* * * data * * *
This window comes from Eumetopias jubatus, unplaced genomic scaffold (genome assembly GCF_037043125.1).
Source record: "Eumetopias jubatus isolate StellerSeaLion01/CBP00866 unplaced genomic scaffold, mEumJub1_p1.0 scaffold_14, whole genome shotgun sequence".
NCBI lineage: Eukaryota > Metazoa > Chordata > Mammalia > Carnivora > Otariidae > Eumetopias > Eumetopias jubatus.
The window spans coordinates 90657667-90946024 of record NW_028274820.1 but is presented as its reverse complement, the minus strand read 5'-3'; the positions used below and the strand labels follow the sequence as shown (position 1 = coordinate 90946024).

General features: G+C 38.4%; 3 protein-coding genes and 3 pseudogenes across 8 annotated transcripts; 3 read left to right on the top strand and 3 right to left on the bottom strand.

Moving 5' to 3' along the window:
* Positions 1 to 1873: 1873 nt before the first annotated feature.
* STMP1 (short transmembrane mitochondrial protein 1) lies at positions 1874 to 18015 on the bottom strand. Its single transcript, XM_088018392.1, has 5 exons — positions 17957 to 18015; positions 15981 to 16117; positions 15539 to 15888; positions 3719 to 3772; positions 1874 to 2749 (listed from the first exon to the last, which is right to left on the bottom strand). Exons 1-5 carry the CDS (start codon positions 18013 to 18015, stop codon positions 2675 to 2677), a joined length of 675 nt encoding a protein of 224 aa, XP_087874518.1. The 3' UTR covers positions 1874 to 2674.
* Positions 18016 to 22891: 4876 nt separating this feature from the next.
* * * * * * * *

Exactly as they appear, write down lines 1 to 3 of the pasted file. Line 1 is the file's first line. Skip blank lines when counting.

This window comes from Eumetopias jubatus, unplaced genomic scaffold (genome assembly GCF_037043125.1).
Source record: "Eumetopias jubatus isolate StellerSeaLion01/CBP00866 unplaced genomic scaffold, mEumJub1_p1.0 scaffold_14, whole genome shotgun sequence".
NCBI lineage: Eukaryota > Metazoa > Chordata > Mammalia > Carnivora > Otariidae > Eumetopias > Eumetopias jubatus.